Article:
By the time we left we were hugging and introducing our children as “Alessandro, Magdalena, e Luigi”, something which I suspect will go into family lore and which Tim & I won’t be able to live down. Laughing until our faces and sides hurt, we rolled down the hill, along the ancient path, to the villa. It was an amazing way to usher in a new year.

San Silvestro in La Spezia

La Spezia is very much a working town, not geared for tourists. It isn’t glamourous, but it is very honest.

A typical street in La Spezia

It gave us a chance to glimpse into a “real” Italian city, filled with hard working families. And when San Silvestro (our New Year’s) rolled around, we got to experience it as La Spezians.

After a large feast at the villa, Xan, Lewis, Meghan and I got dressed up went down into the heart of the city to celebrate.

Lewis gets ready for New Year's

The whole city must have been there. There is a large pedestrian concourse through the centre of town and everyone – babies, children, teens, adults, grandparents –  was strolling up and down the streets to celebrate San Silvestro.

The first thing that hit us, almost literally, was the banging of firecrackers. All around us, constantly, unexpectedly, BANG! BANG, BANG, BANG!!! Children and youth were setting off firecrackers everywhere. Under cars, under people’s feet, even on top of the water in a fountain. Parents gave their kids lit firecrackers to throw! And everyone was laughing constantly at everyone jumping.

We learned to look around – if we saw some child rushing away from a corner, we’d rush away too, or risk a deafening explosion. Our collective adrenaline was pumping furiously.

But it wasn’t just firecrackers. People were setting off fireworks everywhere on the street. They were holding lit fireworks as shooting stars poured forth. We were covered in the smell of sulphur.

Pretty soon we got giggly and giddy. Like everyone else on the street, we  jumped whenever something exploded or shot out near us, and laughed.

And then there were the bunny ears. Young men, mostly, were buying and wearing headbands with bunny ears that were lit up in different colours.

Bunny ears on the streets of La Spezia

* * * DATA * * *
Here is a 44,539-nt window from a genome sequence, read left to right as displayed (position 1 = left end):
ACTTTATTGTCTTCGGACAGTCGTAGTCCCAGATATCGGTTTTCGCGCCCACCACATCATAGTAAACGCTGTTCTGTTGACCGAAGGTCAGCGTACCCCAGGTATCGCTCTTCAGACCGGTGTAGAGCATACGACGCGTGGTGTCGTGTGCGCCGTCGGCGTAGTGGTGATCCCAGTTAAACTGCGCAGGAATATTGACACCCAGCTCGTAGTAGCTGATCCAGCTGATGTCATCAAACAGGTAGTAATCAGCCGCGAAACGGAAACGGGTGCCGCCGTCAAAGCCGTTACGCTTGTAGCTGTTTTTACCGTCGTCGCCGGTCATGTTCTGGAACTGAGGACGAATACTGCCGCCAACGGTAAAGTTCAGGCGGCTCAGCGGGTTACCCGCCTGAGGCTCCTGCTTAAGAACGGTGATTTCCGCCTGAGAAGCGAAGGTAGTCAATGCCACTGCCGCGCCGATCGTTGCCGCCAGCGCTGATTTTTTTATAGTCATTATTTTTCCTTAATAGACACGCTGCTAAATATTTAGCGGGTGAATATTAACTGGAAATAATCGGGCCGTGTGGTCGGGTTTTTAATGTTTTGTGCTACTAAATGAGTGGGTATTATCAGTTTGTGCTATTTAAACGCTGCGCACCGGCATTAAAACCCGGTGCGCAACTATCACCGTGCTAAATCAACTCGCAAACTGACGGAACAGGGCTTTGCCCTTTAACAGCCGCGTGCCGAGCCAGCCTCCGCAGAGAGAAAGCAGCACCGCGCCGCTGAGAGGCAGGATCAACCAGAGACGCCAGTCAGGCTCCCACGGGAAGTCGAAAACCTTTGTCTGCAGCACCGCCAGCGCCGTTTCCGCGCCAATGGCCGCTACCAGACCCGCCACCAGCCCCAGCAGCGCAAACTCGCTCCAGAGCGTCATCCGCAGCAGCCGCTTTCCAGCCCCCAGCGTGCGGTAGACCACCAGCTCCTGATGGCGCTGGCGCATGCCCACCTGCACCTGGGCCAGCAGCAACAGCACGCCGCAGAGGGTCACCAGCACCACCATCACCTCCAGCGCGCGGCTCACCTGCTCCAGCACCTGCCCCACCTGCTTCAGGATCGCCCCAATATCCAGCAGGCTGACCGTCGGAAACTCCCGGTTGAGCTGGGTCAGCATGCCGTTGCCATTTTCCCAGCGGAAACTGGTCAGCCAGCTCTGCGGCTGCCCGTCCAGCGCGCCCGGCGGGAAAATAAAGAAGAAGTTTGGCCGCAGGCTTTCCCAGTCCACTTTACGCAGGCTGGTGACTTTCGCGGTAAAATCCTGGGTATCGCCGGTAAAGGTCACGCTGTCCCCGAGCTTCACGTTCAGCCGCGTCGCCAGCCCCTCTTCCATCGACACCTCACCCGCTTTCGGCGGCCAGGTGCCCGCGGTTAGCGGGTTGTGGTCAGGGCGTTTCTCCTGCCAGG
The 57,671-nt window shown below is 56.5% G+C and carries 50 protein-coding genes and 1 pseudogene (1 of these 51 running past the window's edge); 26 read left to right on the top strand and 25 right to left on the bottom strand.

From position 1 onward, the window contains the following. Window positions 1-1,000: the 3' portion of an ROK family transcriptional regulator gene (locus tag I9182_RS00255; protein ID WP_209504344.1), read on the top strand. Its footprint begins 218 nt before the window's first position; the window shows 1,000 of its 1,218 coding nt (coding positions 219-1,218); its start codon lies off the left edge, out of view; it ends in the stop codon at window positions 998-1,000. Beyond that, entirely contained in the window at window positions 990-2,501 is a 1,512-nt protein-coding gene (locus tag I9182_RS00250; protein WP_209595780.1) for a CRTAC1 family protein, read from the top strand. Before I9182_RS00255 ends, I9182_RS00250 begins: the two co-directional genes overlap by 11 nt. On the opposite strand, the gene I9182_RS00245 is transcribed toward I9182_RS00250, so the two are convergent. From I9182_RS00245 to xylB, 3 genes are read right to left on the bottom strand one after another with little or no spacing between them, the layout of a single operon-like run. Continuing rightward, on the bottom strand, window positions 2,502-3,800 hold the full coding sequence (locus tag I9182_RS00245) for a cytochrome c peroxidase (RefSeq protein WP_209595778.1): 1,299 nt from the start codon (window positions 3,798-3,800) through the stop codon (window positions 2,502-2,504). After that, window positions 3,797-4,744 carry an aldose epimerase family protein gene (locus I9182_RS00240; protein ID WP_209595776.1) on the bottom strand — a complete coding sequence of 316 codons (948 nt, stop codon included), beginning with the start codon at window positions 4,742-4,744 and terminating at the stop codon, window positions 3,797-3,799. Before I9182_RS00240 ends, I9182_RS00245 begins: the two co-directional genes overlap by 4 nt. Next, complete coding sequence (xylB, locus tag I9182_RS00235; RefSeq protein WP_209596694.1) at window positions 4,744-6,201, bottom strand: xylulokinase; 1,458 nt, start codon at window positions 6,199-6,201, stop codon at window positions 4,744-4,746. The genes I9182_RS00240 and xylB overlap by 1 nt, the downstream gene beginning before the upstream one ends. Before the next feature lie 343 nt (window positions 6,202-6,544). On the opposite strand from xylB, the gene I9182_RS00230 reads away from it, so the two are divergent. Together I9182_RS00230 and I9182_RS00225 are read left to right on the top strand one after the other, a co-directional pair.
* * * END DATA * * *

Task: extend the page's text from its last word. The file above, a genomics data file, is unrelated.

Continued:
Bunny ears everywhere. A grand street carnival. There were merry-go-rounds and lights, and everyone eating gelato and crepes with Nutella and cream.

Stages were set up in each of the piazzas and at each there was a different type of band. We walked from piazza to piazza trying to decide where we wanted to be for the big countdown. Did we want to usher in 2012 with the Italian Klezmer band? Or with the outrageously dressed boy band singing a weird kind of gigolo Italian ska? Or with the dueling turntables, mixing oldie goldies, while boys in bunny ears and middle aged parents in ski jackets did a conga-line?

We decided on the flamboyant guys with a hodgepodge of retro costume bits — cape, frilly white shirt, long styled hair, red cummerbund, Paul Revere jacket, zebra pants. They were singing nothing that we recognized, loudly off key. We bought a bottle of Prosecco and four glasses – everyone on the street had bottles – and counted down with everyone else in La Spezia. As the new year broke, everyone around us was singing in Italian (maybe the national anthem?), and we mouthed along, made noise, drank our bubbly and agreed that it was definitely the most unique New Year’s we had ever had.

Lewis, Amanda, Xan & Meghan on the streets of La Spezia. Happy San Silvestro!

A sunny Christmas morning

Before coming to Italy, we warned ourselves that the end of December would be wintery and cold. We were prepared for grey rain, but decided that the weather didn’t really matter. We thought it would be fun just to be together, eating wonderful Italian food and drinking local wines.

What we had not expected were hot sunny days, breakfasts and lunches on the terrace and long walks on the hillsides. Christmas Day broke with a thunderously beautiful sunrise. Unbelievably, it was warm enough for us to have our Prosecco, bread, cheese and smoked salmon sitting out on the terrace overlooking the sea. Church bells chimed as we launched into our Panatone.

Breakfast on Christmas morning
Celebrating with Prosecco

The villa is right beside the AVG, “Antica Via del Golfo”, a centuries old trail that connects surrounding towns and villages. Walking down it, we can get to La Spezia in about 15 minutes. Walking up takes a lot longer, and is brutal on the thigh muscles. It is really steep. But when we are on the path we invariably meet someone much older than us walking comfortably, not breathlessly panting as we are. We’re always greeted by a cheery buon giorno, or buona sera. So walk up we do, as often as possible, if only to save face and justify the huge quantities of food we can not resist eating.

The AVG also gives a unique opportunity to hike up the mountain and explore remote villages with breathtaking views. The path crosses a zig zag road with hairpin turns, clearly beloved of Italian drivers. It is the kind of road that Italian movies make famous. But walking the path gives you time to explore and see the pace of other people’s lives.

A view from the AVG, with a view of the La Spezia Gulf